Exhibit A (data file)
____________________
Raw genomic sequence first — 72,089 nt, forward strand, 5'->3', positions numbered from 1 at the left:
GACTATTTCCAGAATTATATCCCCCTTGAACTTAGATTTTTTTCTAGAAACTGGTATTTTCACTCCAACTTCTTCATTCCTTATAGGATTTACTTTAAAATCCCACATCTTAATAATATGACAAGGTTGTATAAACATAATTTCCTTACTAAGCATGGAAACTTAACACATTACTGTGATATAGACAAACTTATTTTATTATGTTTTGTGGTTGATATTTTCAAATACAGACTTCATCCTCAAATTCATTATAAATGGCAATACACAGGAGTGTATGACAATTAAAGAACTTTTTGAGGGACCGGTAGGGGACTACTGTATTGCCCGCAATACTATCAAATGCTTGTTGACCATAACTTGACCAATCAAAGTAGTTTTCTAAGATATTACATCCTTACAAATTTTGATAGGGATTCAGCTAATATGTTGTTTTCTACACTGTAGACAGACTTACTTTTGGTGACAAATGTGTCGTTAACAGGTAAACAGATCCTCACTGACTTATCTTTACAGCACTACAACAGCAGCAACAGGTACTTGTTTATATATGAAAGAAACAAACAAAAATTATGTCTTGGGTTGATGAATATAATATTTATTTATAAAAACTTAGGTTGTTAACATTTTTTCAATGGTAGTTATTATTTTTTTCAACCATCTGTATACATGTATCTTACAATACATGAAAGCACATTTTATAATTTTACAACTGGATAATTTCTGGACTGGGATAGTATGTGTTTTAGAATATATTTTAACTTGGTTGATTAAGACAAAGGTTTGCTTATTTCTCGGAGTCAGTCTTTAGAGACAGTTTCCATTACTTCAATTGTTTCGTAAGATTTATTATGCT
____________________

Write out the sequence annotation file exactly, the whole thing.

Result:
Raw genomic sequence first — 72,089 nt, forward strand, 5'->3', positions numbered from 1 at the left:
GACTATTTCCAGAATTATATCCCCCTTGAACTTAGATTTTTTTCTAGAAACTGGTATTTTCACTCCAACTTCTTCATTCCTTATAGGATTTACTTTAAAATCCCACATCTTAATAATATGACAAGGTTGTATAAACATAATTTCCTTACTAAGCATGGAAACTTAACACATTACTGTGATATAGACAAACTTATTTTATTATGTTTTGTGGTTGATATTTTCAAATACAGACTTCATCCTCAAATTCATTATAAATGGCAATACACAGGAGTGTATGACAATTAAAGAACTTTTTGAGGGACCGGTAGGGGACTACTGTATTGCCCGCAATACTATCAAATGCTTGTTGACCATAACTTGACCAATCAAAGTAGTTTTCTAAGATATTACATCCTTACAAATTTTGATAGGGATTCAGCTAATATGTTGTTTTCTACACTGTAGACAGACTTACTTTTGGTGACAAATGTGTCGTTAACAGGTAAACAGATCCTCACTGACTTATCTTTACAGCACTACAACAGCAGCAACAGGTACTTGTTTATATATGAAAGAAACAAACAAAAATTATGTCTTGGGTTGATGAATATAATATTTATTTATAAAAACTTAGGTTGTTAACATTTTTTCAATGGTAGTTATTATTTTTTTCAACCATCTGTATACATGTATCTTACAATACATGAAAGCACATTTTATAATTTTACAACTGGATAATTTCTGGACTGGGATAGTATGTGTTTTAGAATATATTTTAACTTGGTTGATTAAGACAAAGGTTTGCTTATTTCTCGGAGTCAGTCTTTAGAGACAGTTTCCATTACTTCAATTGTTTCGTAAGATTTATTATGCT